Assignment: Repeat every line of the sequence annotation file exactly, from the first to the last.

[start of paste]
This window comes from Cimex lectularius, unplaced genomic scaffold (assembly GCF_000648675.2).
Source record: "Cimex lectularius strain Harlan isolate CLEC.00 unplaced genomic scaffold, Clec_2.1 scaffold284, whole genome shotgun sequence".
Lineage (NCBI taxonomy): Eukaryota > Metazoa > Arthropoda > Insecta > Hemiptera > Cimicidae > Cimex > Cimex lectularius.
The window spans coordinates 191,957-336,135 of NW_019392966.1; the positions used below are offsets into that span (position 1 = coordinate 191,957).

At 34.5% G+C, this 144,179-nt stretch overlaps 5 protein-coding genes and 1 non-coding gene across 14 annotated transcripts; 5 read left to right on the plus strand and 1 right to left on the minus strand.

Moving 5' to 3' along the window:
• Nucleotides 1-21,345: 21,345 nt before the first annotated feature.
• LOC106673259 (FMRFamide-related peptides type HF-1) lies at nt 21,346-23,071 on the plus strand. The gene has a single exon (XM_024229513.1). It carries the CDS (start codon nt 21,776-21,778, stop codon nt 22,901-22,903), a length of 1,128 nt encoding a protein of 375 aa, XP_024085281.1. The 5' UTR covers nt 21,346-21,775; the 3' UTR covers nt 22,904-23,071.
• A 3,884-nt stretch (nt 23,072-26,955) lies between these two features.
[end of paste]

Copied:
This window comes from Cimex lectularius, unplaced genomic scaffold (assembly GCF_000648675.2).
Source record: "Cimex lectularius strain Harlan isolate CLEC.00 unplaced genomic scaffold, Clec_2.1 scaffold284, whole genome shotgun sequence".
Lineage (NCBI taxonomy): Eukaryota > Metazoa > Arthropoda > Insecta > Hemiptera > Cimicidae > Cimex > Cimex lectularius.
The window spans coordinates 191,957-336,135 of NW_019392966.1; the positions used below are offsets into that span (position 1 = coordinate 191,957).

At 34.5% G+C, this 144,179-nt stretch overlaps 5 protein-coding genes and 1 non-coding gene across 14 annotated transcripts; 5 read left to right on the plus strand and 1 right to left on the minus strand.

Moving 5' to 3' along the window:
• Nucleotides 1-21,345: 21,345 nt before the first annotated feature.
• LOC106673259 (FMRFamide-related peptides type HF-1) lies at nt 21,346-23,071 on the plus strand. The gene has a single exon (XM_024229513.1). It carries the CDS (start codon nt 21,776-21,778, stop codon nt 22,901-22,903), a length of 1,128 nt encoding a protein of 375 aa, XP_024085281.1. The 5' UTR covers nt 21,346-21,775; the 3' UTR covers nt 22,904-23,071.
• A 3,884-nt stretch (nt 23,072-26,955) lies between these two features.